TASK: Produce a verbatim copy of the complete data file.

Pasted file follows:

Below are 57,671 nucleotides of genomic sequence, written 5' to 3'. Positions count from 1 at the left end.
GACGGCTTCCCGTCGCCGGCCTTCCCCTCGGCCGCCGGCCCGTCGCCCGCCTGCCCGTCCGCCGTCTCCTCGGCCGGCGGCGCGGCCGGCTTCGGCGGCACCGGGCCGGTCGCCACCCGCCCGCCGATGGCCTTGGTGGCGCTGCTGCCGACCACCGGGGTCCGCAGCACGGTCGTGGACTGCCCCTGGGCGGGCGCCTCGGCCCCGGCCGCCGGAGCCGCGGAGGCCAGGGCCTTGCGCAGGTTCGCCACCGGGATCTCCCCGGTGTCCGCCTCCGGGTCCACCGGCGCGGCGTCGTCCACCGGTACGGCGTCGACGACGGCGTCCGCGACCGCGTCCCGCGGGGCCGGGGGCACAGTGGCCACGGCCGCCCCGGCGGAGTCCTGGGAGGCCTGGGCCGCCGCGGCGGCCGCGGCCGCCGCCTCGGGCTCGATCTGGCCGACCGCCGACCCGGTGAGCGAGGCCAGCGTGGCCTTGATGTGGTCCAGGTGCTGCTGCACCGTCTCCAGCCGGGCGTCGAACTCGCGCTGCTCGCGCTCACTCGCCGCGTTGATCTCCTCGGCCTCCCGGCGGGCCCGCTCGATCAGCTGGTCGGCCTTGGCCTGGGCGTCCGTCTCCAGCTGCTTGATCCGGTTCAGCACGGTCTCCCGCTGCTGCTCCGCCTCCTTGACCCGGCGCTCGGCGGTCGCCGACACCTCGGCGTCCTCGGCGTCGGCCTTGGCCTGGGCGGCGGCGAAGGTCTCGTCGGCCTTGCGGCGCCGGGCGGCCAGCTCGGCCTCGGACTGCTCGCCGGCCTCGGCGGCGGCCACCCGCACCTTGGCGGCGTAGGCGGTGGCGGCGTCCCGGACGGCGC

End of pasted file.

Below are 57,671 nucleotides of genomic sequence, written 5' to 3'. Positions count from 1 at the left end.
GACGGCTTCCCGTCGCCGGCCTTCCCCTCGGCCGCCGGCCCGTCGCCCGCCTGCCCGTCCGCCGTCTCCTCGGCCGGCGGCGCGGCCGGCTTCGGCGGCACCGGGCCGGTCGCCACCCGCCCGCCGATGGCCTTGGTGGCGCTGCTGCCGACCACCGGGGTCCGCAGCACGGTCGTGGACTGCCCCTGGGCGGGCGCCTCGGCCCCGGCCGCCGGAGCCGCGGAGGCCAGGGCCTTGCGCAGGTTCGCCACCGGGATCTCCCCGGTGTCCGCCTCCGGGTCCACCGGCGCGGCGTCGTCCACCGGTACGGCGTCGACGACGGCGTCCGCGACCGCGTCCCGCGGGGCCGGGGGCACAGTGGCCACGGCCGCCCCGGCGGAGTCCTGGGAGGCCTGGGCCGCCGCGGCGGCCGCGGCCGCCGCCTCGGGCTCGATCTGGCCGACCGCCGACCCGGTGAGCGAGGCCAGCGTGGCCTTGATGTGGTCCAGGTGCTGCTGCACCGTCTCCAGCCGGGCGTCGAACTCGCGCTGCTCGCGCTCACTCGCCGCGTTGATCTCCTCGGCCTCCCGGCGGGCCCGCTCGATCAGCTGGTCGGCCTTGGCCTGGGCGTCCGTCTCCAGCTGCTTGATCCGGTTCAGCACGGTCTCCCGCTGCTGCTCCGCCTCCTTGACCCGGCGCTCGGCGGTCGCCGACACCTCGGCGTCCTCGGCGTCGGCCTTGGCCTGGGCGGCGGCGAAGGTCTCGTCGGCCTTGCGGCGCCGGGCGGCCAGCTCGGCCTCGGACTGCTCGCCGGCCTCGGCGGCGGCCACCCGCACCTTGGCGGCGTAGGCGGTGGCGGCGTCCCGGACGGCGC